2. Palella FJ Jr, Delaney KM, Moorman AC, Loveless MO, Fuhrer J, Satten GA, et al. Declining morbidity and mortality among patients with advanced human immunodeficiency virus infection. HIV Outpatient Study Investigators. N Engl J Med 1998; 338:853–860.
3. Centers for Disease Control and Prevention C. HIV/AIDS and Persons Aged 50 and Older. In: CDC: HIV/AIDS Facts; 2008. pp. 1–2. [Accessed 23 August 2012].
4. Mills EJ, Barnighausen T, Negin J. HIV and aging: preparing for the challenges ahead. N Engl J Med 2012; 366:1270–1273.
5. Sackoff JE, Hanna DB, Pfeiffer MR, Torian LV. Causes of death among persons with AIDS in the era of highly active antiretroviral therapy: New York City. Ann Intern Med 2006; 145:397–406.
6. Guaraldi G, Orlando G, Zona S, Menozzi M, Carli F, Garlassi E, et al. Premature age-related comorbidities among HIV-infected persons compared with the general population. Clin Infect Dis 2011; 53:1120–1126.
7. Triant VA, Lee H, Hadigan C, Grinspoon SK. Increased acute myocardial infarction rates and cardiovascular risk factors among patients with human immunodeficiency virus disease. J Clin Endocrinol Metab 2007; 92:2506–2512.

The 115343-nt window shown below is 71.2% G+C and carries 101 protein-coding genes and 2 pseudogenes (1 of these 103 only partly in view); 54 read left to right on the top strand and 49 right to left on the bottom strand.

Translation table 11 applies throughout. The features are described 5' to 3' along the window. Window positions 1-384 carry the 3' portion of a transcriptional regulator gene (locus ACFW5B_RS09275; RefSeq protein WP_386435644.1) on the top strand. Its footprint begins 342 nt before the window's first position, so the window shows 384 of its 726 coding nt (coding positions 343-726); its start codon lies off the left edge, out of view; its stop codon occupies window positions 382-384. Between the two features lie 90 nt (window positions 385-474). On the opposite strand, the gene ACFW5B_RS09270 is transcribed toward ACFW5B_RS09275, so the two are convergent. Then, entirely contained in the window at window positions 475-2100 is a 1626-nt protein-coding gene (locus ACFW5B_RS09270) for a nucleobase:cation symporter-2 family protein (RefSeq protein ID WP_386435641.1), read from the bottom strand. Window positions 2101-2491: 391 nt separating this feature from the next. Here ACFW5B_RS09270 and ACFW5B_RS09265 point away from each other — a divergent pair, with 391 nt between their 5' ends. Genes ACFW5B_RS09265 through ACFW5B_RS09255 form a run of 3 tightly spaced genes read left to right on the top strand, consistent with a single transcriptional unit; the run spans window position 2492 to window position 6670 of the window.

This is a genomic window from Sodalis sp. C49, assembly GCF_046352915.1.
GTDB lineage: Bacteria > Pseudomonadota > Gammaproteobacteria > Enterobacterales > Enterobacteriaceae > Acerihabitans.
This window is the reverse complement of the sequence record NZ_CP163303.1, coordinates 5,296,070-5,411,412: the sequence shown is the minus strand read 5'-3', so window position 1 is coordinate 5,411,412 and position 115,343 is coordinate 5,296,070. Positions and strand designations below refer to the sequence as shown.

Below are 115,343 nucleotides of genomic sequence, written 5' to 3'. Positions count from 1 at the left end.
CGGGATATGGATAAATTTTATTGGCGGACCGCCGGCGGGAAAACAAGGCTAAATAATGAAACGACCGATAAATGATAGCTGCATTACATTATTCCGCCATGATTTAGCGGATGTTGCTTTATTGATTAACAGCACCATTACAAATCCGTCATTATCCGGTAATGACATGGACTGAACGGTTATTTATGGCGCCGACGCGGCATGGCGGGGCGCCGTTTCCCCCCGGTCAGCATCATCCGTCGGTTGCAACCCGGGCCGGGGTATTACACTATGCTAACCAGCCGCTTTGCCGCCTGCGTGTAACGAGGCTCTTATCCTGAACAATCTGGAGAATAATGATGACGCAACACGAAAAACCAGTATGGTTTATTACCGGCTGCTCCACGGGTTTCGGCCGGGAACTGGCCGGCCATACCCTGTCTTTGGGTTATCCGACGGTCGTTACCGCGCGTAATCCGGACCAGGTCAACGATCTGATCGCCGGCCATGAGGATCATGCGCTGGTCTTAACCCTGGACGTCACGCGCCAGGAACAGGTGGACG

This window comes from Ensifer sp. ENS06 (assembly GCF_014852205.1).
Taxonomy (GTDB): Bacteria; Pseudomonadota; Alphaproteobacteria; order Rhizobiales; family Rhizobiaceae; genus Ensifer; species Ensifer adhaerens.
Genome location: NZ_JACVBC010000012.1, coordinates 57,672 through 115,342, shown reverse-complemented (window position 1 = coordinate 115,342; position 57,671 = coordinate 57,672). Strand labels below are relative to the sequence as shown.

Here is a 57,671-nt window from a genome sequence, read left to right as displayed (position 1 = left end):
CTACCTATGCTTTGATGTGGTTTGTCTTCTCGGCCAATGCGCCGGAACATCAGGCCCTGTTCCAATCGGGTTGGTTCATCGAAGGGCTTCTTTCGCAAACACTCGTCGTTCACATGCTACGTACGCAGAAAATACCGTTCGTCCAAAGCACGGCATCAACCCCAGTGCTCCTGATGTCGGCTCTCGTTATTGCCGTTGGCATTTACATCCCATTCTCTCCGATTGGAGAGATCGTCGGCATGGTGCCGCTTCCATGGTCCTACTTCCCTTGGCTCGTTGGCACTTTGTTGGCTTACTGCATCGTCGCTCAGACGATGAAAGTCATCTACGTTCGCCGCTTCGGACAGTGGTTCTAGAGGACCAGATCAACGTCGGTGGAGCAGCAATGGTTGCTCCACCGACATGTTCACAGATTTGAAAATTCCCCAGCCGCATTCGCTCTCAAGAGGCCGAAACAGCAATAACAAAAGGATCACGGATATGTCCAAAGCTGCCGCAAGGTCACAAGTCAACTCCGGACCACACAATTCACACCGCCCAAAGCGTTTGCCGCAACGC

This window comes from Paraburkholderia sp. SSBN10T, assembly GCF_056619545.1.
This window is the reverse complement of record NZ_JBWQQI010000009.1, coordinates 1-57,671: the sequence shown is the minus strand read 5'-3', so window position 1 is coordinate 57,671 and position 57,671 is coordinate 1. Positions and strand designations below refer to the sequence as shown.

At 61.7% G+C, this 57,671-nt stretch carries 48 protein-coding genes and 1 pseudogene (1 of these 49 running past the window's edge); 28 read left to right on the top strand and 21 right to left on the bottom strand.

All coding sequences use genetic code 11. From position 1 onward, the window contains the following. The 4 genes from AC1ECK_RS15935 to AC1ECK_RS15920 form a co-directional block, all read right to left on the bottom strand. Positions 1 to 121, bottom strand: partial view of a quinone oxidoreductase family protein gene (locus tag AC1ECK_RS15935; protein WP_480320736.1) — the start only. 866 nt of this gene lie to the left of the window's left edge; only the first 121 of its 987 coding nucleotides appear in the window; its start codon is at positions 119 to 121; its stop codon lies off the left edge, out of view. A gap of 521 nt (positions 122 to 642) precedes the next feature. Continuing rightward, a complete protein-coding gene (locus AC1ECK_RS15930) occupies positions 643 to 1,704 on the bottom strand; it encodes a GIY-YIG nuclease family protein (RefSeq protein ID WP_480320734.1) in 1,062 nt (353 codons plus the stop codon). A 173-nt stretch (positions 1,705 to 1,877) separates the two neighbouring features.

8. Hearps AC, Maisa A, Cheng WJ, Angelovich TA, Lichtfuss GF, Palmer CS, et al. HIV infection induces age-related changes to monocytes and innate immune activation in young men that persist despite combination antiretroviral therapy. AIDS 2012; 26:843–853.
9. Brown TT, Cole SR, Li X, Kingsley LA, Palella FJ, Riddler SA, et al. Antiretroviral therapy and the prevalence and incidence of diabetes mellitus in the multicenter AIDS cohort study. Arch Intern Med 2005; 165:1179–1184.
10. Hadigan C, Meigs JB, Corcoran C, Rietschel P, Piecuch S, Basgoz N, et al. Metabolic abnormalities and cardiovascular disease risk factors in adults with human immunodeficiency virus infection and lipodystrophy. Clin Infect Dis 2001; 32:130–139.
11. Lo J, Abbara S, Shturman L, Soni A, Wei J, Rocha-Filho JA, et al. Increased prevalence of subclinical coronary atherosclerosis detected by coronary computed tomography angiography in HIV-infected men. AIDS 2010; 24:243–253.
12. Guaraldi G, Zona S, Orlando G, Carli F, Ligabue G, Fiocchi F, et al. Human immunodeficiency virus infection is associated with accelerated atherosclerosis. J Antimicrob Chemother 2011; 66:1857–1860.